Three people - holding signs saying 'mask up' and wearing visors - handed out face masks and hand sanitiser to those attending.
The main group, Stop The Maangamizi: We Charge Genocide/Ecocide, want the government to create an All-Party Parliamentary Commission for Truth and Reparatory Justice.
Crowds of people listened to music in Windrush Square - where the event began - watched speeches and observed a three-minute silence to mark the event, which is in its seventh year.
A coalition of groups were involved in the event on Saturday, including Stop The Maangamizi: We Charge Genocide/Ecocide, the Afrikan Emancipation Day reparations march committee and the Rhodes Must Fall Oxford campaigners.
The Rhodes Must Fall campaigners want the statute of colonialist Cecil Rhodes removed from Oriel College in Oxford.
While Rhodes was not involved in the slave trade he exploited black Africans working in his diamond mines and believed in the supremacy of the English.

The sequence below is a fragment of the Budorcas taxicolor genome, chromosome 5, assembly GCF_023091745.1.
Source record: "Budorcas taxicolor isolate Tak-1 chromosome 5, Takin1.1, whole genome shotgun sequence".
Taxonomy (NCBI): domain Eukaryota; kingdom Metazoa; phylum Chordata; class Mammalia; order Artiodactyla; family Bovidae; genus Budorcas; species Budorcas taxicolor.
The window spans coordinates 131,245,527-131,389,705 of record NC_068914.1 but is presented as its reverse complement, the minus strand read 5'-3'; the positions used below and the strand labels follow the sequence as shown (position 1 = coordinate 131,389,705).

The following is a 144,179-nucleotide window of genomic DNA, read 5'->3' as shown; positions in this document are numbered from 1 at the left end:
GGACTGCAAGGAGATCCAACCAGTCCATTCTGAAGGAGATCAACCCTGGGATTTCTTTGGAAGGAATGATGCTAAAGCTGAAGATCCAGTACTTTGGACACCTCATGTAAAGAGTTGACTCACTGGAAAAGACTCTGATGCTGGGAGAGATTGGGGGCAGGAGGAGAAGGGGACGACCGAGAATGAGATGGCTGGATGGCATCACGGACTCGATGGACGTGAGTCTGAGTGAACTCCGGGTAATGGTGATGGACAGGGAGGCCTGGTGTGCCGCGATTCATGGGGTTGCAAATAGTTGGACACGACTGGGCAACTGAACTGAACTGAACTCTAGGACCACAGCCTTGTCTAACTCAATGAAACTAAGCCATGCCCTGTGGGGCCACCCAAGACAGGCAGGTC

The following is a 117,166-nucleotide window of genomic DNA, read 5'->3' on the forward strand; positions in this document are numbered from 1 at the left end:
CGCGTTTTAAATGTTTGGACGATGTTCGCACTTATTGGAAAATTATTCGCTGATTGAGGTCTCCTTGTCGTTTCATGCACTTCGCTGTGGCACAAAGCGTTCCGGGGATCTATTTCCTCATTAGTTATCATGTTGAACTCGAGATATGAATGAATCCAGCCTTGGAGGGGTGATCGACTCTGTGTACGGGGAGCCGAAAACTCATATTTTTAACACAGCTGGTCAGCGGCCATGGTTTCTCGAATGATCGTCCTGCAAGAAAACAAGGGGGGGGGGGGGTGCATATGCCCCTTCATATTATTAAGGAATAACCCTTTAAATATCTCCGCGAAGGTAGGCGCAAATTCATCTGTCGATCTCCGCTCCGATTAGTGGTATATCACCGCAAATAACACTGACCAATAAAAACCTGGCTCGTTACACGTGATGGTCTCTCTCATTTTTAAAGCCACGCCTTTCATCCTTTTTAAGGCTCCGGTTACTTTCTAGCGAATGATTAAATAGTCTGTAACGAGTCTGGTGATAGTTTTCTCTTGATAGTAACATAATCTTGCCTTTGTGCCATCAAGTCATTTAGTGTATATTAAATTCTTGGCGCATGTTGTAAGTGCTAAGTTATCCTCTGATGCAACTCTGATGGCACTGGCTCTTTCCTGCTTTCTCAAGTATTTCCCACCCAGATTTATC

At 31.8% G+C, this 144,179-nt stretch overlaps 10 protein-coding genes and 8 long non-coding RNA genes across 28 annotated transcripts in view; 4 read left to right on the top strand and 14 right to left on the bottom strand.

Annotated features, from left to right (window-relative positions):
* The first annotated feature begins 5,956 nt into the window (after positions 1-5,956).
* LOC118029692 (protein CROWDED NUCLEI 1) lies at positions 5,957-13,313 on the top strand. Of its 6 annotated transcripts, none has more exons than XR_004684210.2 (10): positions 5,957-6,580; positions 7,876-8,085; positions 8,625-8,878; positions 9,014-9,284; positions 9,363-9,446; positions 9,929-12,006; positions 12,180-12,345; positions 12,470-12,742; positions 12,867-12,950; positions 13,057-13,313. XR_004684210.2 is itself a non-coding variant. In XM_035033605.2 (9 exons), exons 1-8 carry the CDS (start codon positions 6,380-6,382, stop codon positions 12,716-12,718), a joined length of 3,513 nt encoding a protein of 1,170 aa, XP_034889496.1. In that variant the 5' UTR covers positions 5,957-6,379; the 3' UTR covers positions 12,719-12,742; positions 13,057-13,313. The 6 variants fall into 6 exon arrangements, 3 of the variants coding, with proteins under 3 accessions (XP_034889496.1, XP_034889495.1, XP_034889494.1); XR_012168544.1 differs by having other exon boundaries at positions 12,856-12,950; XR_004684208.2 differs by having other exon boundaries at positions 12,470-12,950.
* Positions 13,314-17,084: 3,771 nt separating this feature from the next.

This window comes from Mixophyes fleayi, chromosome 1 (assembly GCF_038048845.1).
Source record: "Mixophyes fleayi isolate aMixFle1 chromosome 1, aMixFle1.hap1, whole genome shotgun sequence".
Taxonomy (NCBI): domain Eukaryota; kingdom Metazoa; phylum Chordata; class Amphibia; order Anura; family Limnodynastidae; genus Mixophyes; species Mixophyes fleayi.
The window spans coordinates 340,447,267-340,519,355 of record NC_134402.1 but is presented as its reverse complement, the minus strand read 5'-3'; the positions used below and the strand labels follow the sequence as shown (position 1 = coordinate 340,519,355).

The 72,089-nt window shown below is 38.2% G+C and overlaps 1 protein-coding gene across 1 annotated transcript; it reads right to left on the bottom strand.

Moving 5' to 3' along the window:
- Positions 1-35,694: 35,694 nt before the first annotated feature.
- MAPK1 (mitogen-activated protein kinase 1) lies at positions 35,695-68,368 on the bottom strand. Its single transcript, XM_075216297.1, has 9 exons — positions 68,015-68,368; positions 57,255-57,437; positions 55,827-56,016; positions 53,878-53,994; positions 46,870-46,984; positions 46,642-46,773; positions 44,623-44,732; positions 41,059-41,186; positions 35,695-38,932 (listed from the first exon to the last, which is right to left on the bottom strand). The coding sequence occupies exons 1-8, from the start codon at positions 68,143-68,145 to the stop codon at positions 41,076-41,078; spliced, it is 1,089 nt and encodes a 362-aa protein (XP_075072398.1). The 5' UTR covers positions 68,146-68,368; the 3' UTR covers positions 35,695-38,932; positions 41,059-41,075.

Protesters, floats with speakers and people on motorbikes spilled out onto Brixton Road shortly before 4pm and began to march to nearby Max Roach Park.
Groups of protesters carried home made signs calling for action on ongoing racial violence
Among the groups protesting in Brixton were these motorcyclists riding varying styles of high-powered machines
Protesters supporting the Stop the Maangamizi Campaign and the Afrikan Emancipation Day Reparations March Committee
Protestors blocked the main road running through Brixton, saying they took drastic action 'to make themselves heard'
The Metropolitan Police began dispersing crowds